Property developer ordered to rebuild destroyed historic greenhouse

Developer says he will make a loss as he is ordered to rebuild a greenhouse he destroyed

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historic greenhouse

A property developer planned make serious money from turning a 19th century Worcestershire villa into four luxury flats worth as much as £750,000 each. Now says he's going to lose money on the enterprise - after running into trouble with the council over a historic greenhouse.

Richard Rosebourne, a 32-year-old property millionaire, obtained permission to convert Heron Lodge into flats in 2012, on the condition that the run down Georgian orangery was carefully restored. It has never been listed, but is considered to be one of the last remaining structures of this kind, and so the council decided that it must be preserved.

However, the Worcester News reported that when the developer turned his attention to the historic greenhouse, he discovered there was asbestos underneath. While he was dismantling it in order to remove the asbestos, the poor state of the structure meant it was reduced to rubble.

He then submitted an application for retrospective permission for the demolition, and the shocked council refused. The newspaper reported that several councillors and a local historical society were outraged.

demolished greenhouse

According to the Daily Mail, Worcester City Council has now ordered Rosebourne to rebuild the entire structure, and has warned him that if it isn't done to a high enough standard it will not hesitate to take him to court. The rebuild is expected to cost £20,000 and Rosebourne says the project will now lose money.

He told the newspaper: "The council knew the greenhouse was always going to fall down and a new one was going to be put up. It's a Victorian off-the-shelf greenhouse. There's nothing special about it. We are going to have to ... get one made bespoke.... That will be the main issue that puts the project in debt."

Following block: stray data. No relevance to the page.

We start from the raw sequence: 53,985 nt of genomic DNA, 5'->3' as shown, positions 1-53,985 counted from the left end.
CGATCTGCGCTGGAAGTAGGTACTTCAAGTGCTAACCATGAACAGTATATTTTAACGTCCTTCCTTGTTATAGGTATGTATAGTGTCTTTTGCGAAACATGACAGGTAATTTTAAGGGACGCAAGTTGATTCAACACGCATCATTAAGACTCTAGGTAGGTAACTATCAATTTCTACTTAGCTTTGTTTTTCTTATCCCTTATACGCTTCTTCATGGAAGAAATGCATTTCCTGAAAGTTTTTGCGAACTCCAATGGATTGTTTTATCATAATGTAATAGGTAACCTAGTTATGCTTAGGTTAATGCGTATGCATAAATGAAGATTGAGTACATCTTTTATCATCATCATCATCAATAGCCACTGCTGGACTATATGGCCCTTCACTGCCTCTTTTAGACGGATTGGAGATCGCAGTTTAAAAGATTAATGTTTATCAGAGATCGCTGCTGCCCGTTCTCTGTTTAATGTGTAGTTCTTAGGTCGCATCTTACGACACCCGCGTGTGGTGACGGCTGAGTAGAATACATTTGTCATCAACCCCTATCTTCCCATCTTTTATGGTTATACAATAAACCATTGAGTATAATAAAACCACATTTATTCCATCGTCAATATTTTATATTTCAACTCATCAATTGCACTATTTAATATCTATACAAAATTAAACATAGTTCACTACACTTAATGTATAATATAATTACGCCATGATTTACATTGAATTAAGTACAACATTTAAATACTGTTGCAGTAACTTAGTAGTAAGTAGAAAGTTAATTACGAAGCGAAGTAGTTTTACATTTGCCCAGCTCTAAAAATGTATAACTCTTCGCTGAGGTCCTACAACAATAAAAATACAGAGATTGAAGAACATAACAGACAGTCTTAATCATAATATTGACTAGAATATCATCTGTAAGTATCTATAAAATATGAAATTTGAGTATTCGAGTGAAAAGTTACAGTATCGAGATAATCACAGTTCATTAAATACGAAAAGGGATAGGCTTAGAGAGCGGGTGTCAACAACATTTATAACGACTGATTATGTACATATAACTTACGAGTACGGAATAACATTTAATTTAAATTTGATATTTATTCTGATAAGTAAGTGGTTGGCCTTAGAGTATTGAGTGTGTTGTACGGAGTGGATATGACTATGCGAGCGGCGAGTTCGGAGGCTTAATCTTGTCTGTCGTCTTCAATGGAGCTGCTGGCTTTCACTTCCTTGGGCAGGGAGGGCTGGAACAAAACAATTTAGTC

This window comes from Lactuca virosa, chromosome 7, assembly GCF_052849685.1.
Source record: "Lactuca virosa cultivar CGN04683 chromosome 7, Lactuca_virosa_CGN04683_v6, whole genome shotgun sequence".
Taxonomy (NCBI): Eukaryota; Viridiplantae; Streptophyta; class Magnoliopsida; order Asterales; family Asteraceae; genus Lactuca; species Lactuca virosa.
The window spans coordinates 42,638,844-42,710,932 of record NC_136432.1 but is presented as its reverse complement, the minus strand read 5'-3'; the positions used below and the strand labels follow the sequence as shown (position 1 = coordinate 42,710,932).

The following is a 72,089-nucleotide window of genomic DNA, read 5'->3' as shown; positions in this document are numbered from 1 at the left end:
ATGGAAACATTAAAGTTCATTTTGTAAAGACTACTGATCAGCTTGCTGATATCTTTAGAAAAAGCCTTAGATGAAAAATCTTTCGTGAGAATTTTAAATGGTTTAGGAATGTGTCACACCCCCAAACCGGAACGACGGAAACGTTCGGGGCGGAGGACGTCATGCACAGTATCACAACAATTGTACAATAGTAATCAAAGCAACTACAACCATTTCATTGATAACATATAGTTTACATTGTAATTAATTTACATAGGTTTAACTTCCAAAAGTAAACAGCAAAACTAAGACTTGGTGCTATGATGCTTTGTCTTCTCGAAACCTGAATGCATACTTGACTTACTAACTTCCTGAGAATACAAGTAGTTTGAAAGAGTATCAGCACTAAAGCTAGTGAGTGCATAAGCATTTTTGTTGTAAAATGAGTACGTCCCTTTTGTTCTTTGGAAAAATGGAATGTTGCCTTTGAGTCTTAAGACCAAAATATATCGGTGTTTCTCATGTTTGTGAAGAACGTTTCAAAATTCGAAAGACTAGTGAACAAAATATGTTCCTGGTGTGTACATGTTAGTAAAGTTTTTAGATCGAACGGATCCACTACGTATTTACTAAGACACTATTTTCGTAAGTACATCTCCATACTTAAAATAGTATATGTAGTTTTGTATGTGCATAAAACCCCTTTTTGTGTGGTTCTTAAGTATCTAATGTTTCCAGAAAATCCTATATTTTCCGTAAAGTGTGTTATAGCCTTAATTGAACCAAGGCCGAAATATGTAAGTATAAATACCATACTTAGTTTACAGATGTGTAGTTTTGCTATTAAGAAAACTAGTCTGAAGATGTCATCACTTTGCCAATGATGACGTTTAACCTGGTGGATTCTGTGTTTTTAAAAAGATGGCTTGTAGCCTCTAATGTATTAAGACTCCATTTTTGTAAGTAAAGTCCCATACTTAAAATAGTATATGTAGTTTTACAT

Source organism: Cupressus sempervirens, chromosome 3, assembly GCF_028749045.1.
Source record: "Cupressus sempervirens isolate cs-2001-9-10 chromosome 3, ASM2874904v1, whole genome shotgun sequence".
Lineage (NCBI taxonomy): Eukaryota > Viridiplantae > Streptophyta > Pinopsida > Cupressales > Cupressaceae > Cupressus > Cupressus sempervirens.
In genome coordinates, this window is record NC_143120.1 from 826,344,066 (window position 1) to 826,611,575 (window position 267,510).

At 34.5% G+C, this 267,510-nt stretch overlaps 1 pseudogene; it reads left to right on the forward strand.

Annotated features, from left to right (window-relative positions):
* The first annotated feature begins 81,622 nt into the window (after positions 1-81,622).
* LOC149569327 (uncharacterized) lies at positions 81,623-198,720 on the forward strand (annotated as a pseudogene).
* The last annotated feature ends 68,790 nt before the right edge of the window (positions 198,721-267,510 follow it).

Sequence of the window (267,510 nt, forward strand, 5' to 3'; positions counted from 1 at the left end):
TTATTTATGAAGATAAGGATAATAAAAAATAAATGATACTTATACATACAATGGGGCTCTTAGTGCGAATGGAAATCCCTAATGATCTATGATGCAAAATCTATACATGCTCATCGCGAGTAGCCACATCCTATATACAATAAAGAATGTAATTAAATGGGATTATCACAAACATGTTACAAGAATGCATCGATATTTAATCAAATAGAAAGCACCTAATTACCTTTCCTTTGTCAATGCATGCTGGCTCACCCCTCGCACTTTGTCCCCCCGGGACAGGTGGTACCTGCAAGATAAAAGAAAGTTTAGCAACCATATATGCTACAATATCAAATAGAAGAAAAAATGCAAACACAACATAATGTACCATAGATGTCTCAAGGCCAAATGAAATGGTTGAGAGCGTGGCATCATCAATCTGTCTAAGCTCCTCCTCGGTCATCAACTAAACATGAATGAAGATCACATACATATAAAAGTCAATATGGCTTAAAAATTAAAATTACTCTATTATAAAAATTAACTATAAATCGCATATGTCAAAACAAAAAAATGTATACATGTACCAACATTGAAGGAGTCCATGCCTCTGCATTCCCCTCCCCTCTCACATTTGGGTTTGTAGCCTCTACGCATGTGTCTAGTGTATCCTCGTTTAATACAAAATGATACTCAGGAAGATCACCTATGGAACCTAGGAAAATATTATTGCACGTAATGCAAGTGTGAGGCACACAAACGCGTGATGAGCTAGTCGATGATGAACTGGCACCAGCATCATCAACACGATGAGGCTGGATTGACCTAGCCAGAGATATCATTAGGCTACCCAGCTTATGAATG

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Rebuilt

An order to rebuild a structure is much less common than orders to demolish, but does happen occasionally when a council wants to prove a point.

Last year developers were ordered to rebuild a £500,000 family home in Grimsby that they had illegally demolished. The building had been flattened in just 49 minutes, just days after the property was sold, and was thought to have been done to make way for a large development behind the site. They never had permission for the demolition, and were given six months to rebuild to the original design.

In 2007 a Grade II-listed 1952 caretaker's cottage at a school in Putney was flattened by developers, and the council demanded it be rebuilt to exactly the same specifications - using the same materials. The building never looked particularly impressive, but the school was one of just two designed by Ernesto Goldfinger, which led to its listed status.

In Ireland in the same year developers were given just three months to rebuild a convent. The Dublin developers had moved in with a wrecking ball shortly after the authorities had started the process of adding the 1830s convent to the record of protected structures. The council insisted that the convent be reinstated to the same plans and standards as the original. However, a year later, after plenty of legal wrangling, they agreed to pay a fine of just €1,000.

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